# 3.3.1: Sampling Bias

$$\newcommand{\vecs}[1]{\overset { \scriptstyle \rightharpoonup} {\mathbf{#1}} }$$ $$\newcommand{\vecd}[1]{\overset{-\!-\!\rightharpoonup}{\vphantom{a}\smash {#1}}}$$$$\newcommand{\id}{\mathrm{id}}$$ $$\newcommand{\Span}{\mathrm{span}}$$ $$\newcommand{\kernel}{\mathrm{null}\,}$$ $$\newcommand{\range}{\mathrm{range}\,}$$ $$\newcommand{\RealPart}{\mathrm{Re}}$$ $$\newcommand{\ImaginaryPart}{\mathrm{Im}}$$ $$\newcommand{\Argument}{\mathrm{Arg}}$$ $$\newcommand{\norm}[1]{\| #1 \|}$$ $$\newcommand{\inner}[2]{\langle #1, #2 \rangle}$$ $$\newcommand{\Span}{\mathrm{span}}$$ $$\newcommand{\id}{\mathrm{id}}$$ $$\newcommand{\Span}{\mathrm{span}}$$ $$\newcommand{\kernel}{\mathrm{null}\,}$$ $$\newcommand{\range}{\mathrm{range}\,}$$ $$\newcommand{\RealPart}{\mathrm{Re}}$$ $$\newcommand{\ImaginaryPart}{\mathrm{Im}}$$ $$\newcommand{\Argument}{\mathrm{Arg}}$$ $$\newcommand{\norm}[1]{\| #1 \|}$$ $$\newcommand{\inner}[2]{\langle #1, #2 \rangle}$$ $$\newcommand{\Span}{\mathrm{span}}$$$$\newcommand{\AA}{\unicode[.8,0]{x212B}}$$

In the United States, and other Western countries, it is common to recruit university undergraduate students to participate in psychological research studies. Using samples of convenience from this very thin slice of humanity presents a problem when trying to generalize to the larger public and across cultures. Aside from being an over-representation of young, middle-class Caucasians, college students may also be more compliant and more susceptible to attitude change, have less stable personality traits and interpersonal relationships, and possess stronger cognitive skills than samples reflecting a wider range of age and experience (Peterson & Merunka, 2014; Visser, Krosnick, & Lavrakas, 2000).

Put simply, these traditional samples (college students) may not be sufficiently representative of the broader population. Furthermore, considering that 96% of participants in psychology studies come from western, educated, industrialized, rich, and democratic countries (so-called WEIRD cultures; Henrich, Heine, & Norenzayan, 2010), and that the majority of these are also psychology students, the question of non-representativeness becomes even more serious.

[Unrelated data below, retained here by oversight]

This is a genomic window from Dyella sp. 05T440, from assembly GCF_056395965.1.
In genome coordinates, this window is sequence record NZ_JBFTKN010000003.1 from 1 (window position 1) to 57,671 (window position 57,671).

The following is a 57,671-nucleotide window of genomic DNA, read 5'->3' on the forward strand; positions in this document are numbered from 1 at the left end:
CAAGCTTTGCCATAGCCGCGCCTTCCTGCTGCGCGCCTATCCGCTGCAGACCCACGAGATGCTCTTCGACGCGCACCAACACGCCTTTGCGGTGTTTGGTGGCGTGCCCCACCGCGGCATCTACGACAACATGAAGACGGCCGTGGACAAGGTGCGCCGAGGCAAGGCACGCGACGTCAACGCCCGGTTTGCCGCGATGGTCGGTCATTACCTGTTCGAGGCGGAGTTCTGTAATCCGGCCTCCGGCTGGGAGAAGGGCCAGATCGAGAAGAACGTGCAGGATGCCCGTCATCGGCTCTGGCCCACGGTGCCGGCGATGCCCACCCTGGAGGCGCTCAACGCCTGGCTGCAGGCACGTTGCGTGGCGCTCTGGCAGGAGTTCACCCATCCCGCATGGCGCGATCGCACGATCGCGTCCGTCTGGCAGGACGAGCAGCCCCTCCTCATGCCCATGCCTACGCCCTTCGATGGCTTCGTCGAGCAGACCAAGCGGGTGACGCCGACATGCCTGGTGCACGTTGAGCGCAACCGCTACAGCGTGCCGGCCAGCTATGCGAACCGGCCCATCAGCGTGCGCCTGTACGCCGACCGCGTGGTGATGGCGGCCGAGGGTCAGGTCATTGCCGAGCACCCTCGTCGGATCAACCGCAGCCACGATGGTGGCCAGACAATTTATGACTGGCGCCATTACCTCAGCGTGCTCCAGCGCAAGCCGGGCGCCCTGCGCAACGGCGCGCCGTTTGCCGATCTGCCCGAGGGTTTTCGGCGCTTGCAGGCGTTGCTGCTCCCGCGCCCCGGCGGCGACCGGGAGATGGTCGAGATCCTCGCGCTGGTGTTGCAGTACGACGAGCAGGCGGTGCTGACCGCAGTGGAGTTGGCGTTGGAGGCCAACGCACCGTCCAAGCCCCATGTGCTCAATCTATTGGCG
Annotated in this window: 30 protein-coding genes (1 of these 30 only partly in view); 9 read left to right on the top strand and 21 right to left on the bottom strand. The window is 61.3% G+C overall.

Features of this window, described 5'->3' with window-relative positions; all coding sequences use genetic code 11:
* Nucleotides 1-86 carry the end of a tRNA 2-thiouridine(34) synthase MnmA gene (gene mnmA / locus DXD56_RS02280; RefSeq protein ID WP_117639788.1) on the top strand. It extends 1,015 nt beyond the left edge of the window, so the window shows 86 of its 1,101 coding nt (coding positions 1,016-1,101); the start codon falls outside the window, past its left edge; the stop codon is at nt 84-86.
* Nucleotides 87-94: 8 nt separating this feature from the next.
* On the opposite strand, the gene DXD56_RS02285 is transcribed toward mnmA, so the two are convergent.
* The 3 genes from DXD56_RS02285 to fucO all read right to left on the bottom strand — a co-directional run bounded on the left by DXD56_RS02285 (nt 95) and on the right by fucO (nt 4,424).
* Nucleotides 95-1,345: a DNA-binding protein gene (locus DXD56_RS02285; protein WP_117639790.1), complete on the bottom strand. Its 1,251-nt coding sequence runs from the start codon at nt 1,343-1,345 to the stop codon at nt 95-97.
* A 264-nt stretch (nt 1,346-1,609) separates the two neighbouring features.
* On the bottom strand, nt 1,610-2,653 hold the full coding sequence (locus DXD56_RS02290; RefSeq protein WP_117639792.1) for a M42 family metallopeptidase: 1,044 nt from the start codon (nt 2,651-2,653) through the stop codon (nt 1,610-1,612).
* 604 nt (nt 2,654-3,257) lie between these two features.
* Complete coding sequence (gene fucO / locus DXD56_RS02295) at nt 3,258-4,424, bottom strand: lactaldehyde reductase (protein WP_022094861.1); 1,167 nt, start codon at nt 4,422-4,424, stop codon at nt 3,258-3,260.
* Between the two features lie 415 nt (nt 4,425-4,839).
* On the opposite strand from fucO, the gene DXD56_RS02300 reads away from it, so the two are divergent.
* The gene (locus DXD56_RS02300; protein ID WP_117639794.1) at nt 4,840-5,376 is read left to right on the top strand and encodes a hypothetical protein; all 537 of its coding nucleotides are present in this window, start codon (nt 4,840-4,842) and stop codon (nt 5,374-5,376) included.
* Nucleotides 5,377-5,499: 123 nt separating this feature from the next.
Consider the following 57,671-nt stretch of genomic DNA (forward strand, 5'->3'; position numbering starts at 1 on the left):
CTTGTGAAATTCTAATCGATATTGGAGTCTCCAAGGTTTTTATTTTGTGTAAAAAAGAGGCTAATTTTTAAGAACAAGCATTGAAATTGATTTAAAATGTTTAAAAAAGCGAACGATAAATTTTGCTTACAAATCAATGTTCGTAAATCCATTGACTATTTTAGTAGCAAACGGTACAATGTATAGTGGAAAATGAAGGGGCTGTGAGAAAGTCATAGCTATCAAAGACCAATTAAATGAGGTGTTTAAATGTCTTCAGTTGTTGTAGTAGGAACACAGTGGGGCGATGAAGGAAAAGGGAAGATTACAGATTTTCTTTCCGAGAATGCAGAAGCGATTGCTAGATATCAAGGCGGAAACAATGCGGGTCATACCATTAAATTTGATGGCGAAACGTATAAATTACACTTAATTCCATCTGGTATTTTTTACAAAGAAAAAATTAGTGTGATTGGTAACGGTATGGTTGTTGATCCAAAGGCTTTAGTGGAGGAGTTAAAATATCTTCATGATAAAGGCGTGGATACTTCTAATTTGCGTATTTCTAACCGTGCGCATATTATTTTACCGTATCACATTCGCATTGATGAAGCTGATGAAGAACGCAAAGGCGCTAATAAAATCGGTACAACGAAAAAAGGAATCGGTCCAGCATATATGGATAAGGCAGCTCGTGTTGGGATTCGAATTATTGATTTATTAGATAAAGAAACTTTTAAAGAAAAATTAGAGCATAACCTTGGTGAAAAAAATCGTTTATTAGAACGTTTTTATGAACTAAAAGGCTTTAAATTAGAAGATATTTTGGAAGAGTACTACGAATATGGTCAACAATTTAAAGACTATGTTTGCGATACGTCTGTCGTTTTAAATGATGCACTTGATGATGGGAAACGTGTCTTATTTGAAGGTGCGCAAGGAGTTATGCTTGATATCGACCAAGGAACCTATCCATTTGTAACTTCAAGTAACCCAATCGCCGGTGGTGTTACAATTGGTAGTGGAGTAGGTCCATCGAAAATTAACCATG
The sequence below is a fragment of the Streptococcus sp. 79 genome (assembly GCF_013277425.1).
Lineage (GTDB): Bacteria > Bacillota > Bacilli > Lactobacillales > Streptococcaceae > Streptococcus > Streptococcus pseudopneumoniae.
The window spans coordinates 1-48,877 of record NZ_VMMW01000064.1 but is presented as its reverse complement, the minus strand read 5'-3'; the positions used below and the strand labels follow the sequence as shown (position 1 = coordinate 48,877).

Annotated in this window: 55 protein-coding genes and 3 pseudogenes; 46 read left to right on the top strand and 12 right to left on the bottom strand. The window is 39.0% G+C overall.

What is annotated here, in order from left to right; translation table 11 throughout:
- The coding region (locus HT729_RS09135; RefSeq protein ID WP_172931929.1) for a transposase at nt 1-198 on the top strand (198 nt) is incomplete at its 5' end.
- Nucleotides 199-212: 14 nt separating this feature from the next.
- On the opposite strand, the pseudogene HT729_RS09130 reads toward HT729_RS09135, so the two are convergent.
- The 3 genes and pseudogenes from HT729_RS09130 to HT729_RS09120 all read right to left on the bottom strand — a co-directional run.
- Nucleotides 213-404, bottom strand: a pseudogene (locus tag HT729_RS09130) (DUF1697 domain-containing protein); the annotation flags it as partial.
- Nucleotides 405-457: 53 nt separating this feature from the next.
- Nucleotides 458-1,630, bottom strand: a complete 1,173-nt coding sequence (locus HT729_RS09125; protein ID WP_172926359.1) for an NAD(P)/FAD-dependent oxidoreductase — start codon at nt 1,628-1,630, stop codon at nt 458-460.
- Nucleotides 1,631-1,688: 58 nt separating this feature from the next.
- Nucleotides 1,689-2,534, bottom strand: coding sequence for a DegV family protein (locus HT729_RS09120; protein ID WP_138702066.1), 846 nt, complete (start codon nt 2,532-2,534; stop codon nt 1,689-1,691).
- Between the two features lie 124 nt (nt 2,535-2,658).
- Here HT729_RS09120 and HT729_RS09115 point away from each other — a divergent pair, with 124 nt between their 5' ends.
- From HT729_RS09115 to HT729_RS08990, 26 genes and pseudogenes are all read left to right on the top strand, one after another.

When studying a basic cognitive process (e.g., working memory) or an aspect of social behavior that appears to be fairly universal (e.g., cooperation), a non-representative sample may not be a big deal but over time research has repeatedly demonstrated the important role that individual differences (e.g., personality traits and cognitive abilities) and culture (e.g., individualism vs. collectivism) play in shaping social behavior.

For instance, even if we only consider a tiny sample of research on aggression, we know that narcissists are more likely to respond to criticism with aggression (Bushman & Baumeister, 1998); conservatives, who have a low tolerance for uncertainty, are more likely to prefer aggressive actions against those considered to be “outsiders” (de Zavala et al., 2010); countries where men hold the bulk of power in society have higher rates of physical aggression directed against female partners (Archer, 2006); and males from the southern part of the United States are more likely to react with aggression following an insult (Cohen et al., 1996).

When conducting research across cultures it is important to ensure that there is equivalence across samples from other cultures to maintain the internal consistency (validity) of the research study ( Harzing , et al., 2013; Matsumoto and Juang , 2013). Asking middle-school students in the United States about their online shopping experiences may not be a representative sample for middle school students in Kenya, Africa. Even when trying to control for demographic differences there are some experiences that cannot be separated from culture (Matsumoto and Luang , 2013). For example, being Catholic in the United States does not have the same meaning as being Catholic in Japan or Brazil. Researchers must consider the experiences of the sample in addition to basic demographic information.

This page titled 3.3.1: Sampling Bias is shared under a CC BY-NC-SA 4.0 license and was authored, remixed, and/or curated by Jennifer Ounjian via source content that was edited to the style and standards of the LibreTexts platform; a detailed edit history is available upon request.